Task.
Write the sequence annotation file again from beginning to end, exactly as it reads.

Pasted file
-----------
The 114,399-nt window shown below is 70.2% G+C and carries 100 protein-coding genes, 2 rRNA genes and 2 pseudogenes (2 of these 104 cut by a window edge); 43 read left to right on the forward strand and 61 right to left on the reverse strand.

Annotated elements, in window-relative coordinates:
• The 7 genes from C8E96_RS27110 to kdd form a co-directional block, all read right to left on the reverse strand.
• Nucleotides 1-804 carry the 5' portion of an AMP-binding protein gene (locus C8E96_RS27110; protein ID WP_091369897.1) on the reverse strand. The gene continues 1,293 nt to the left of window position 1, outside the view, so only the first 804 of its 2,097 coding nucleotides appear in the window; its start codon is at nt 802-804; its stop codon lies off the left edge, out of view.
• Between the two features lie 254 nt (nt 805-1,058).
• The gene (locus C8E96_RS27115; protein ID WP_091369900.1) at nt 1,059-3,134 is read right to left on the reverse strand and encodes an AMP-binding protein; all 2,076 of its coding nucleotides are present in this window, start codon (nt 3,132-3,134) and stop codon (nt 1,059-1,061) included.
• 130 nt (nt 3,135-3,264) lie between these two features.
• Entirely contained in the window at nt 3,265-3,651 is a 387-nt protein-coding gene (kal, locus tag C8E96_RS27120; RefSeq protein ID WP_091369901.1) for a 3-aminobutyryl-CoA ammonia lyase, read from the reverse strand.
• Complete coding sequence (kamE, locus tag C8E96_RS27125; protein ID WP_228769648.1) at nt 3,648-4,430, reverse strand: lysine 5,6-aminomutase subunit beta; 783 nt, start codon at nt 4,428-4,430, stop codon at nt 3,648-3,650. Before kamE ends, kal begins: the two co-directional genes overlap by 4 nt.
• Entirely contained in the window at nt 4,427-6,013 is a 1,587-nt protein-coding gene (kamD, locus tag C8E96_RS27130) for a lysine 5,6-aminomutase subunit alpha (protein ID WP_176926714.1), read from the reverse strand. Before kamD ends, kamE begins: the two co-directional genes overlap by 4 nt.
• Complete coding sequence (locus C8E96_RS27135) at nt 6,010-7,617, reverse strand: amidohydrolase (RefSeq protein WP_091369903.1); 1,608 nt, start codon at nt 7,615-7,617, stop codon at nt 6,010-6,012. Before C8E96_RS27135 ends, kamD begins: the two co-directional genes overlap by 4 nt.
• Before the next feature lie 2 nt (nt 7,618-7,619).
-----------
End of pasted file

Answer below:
The 114,399-nt window shown below is 70.2% G+C and carries 100 protein-coding genes, 2 rRNA genes and 2 pseudogenes (2 of these 104 cut by a window edge); 43 read left to right on the forward strand and 61 right to left on the reverse strand.

Annotated elements, in window-relative coordinates:
• The 7 genes from C8E96_RS27110 to kdd form a co-directional block, all read right to left on the reverse strand.
• Nucleotides 1-804 carry the 5' portion of an AMP-binding protein gene (locus C8E96_RS27110; protein ID WP_091369897.1) on the reverse strand. The gene continues 1,293 nt to the left of window position 1, outside the view, so only the first 804 of its 2,097 coding nucleotides appear in the window; its start codon is at nt 802-804; its stop codon lies off the left edge, out of view.
• Between the two features lie 254 nt (nt 805-1,058).
• The gene (locus C8E96_RS27115; protein ID WP_091369900.1) at nt 1,059-3,134 is read right to left on the reverse strand and encodes an AMP-binding protein; all 2,076 of its coding nucleotides are present in this window, start codon (nt 3,132-3,134) and stop codon (nt 1,059-1,061) included.
• 130 nt (nt 3,135-3,264) lie between these two features.
• Entirely contained in the window at nt 3,265-3,651 is a 387-nt protein-coding gene (kal, locus tag C8E96_RS27120; RefSeq protein ID WP_091369901.1) for a 3-aminobutyryl-CoA ammonia lyase, read from the reverse strand.
• Complete coding sequence (kamE, locus tag C8E96_RS27125; protein ID WP_228769648.1) at nt 3,648-4,430, reverse strand: lysine 5,6-aminomutase subunit beta; 783 nt, start codon at nt 4,428-4,430, stop codon at nt 3,648-3,650. Before kamE ends, kal begins: the two co-directional genes overlap by 4 nt.
• Entirely contained in the window at nt 4,427-6,013 is a 1,587-nt protein-coding gene (kamD, locus tag C8E96_RS27130) for a lysine 5,6-aminomutase subunit alpha (protein ID WP_176926714.1), read from the reverse strand. Before kamD ends, kamE begins: the two co-directional genes overlap by 4 nt.
• Complete coding sequence (locus C8E96_RS27135) at nt 6,010-7,617, reverse strand: amidohydrolase (RefSeq protein WP_091369903.1); 1,608 nt, start codon at nt 7,615-7,617, stop codon at nt 6,010-6,012. Before C8E96_RS27135 ends, kamD begins: the two co-directional genes overlap by 4 nt.
• Before the next feature lie 2 nt (nt 7,618-7,619).